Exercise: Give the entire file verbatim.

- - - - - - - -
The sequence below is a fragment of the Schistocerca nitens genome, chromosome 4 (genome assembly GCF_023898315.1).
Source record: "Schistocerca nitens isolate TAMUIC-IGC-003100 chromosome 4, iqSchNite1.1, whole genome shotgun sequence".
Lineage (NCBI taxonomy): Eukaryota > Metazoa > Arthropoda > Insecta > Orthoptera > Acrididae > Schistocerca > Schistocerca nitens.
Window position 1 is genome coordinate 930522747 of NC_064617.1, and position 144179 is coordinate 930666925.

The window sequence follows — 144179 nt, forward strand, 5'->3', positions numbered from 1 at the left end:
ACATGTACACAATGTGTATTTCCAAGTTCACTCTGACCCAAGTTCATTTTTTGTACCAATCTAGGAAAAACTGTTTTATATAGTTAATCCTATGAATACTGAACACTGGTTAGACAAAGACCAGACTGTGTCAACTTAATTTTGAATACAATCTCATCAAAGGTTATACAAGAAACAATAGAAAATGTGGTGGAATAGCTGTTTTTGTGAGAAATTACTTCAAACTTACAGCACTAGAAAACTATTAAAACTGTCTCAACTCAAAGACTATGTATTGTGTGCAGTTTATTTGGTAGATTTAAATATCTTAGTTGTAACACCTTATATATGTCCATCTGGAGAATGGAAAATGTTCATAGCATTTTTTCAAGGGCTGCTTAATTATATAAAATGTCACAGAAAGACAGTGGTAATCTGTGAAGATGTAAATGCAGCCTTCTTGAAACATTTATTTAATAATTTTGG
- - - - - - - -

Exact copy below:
The sequence below is a fragment of the Schistocerca nitens genome, chromosome 4 (genome assembly GCF_023898315.1).
Source record: "Schistocerca nitens isolate TAMUIC-IGC-003100 chromosome 4, iqSchNite1.1, whole genome shotgun sequence".
Lineage (NCBI taxonomy): Eukaryota > Metazoa > Arthropoda > Insecta > Orthoptera > Acrididae > Schistocerca > Schistocerca nitens.
Window position 1 is genome coordinate 930522747 of NC_064617.1, and position 144179 is coordinate 930666925.

The window sequence follows — 144179 nt, forward strand, 5'->3', positions numbered from 1 at the left end:
ACATGTACACAATGTGTATTTCCAAGTTCACTCTGACCCAAGTTCATTTTTTGTACCAATCTAGGAAAAACTGTTTTATATAGTTAATCCTATGAATACTGAACACTGGTTAGACAAAGACCAGACTGTGTCAACTTAATTTTGAATACAATCTCATCAAAGGTTATACAAGAAACAATAGAAAATGTGGTGGAATAGCTGTTTTTGTGAGAAATTACTTCAAACTTACAGCACTAGAAAACTATTAAAACTGTCTCAACTCAAAGACTATGTATTGTGTGCAGTTTATTTGGTAGATTTAAATATCTTAGTTGTAACACCTTATATATGTCCATCTGGAGAATGGAAAATGTTCATAGCATTTTTTCAAGGGCTGCTTAATTATATAAAATGTCACAGAAAGACAGTGGTAATCTGTGAAGATGTAAATGCAGCCTTCTTGAAACATTTATTTAATAATTTTGG